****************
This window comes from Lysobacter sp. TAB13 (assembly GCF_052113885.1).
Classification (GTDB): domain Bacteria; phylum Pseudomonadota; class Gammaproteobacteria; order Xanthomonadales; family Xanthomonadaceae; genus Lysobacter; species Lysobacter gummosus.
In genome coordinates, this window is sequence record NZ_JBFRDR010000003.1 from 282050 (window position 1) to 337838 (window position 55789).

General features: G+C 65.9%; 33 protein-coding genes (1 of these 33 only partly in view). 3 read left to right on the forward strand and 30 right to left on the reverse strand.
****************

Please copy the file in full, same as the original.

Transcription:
This window comes from Lysobacter sp. TAB13 (assembly GCF_052113885.1).
Classification (GTDB): domain Bacteria; phylum Pseudomonadota; class Gammaproteobacteria; order Xanthomonadales; family Xanthomonadaceae; genus Lysobacter; species Lysobacter gummosus.
In genome coordinates, this window is sequence record NZ_JBFRDR010000003.1 from 282050 (window position 1) to 337838 (window position 55789).

General features: G+C 65.9%; 33 protein-coding genes (1 of these 33 only partly in view). 3 read left to right on the forward strand and 30 right to left on the reverse strand.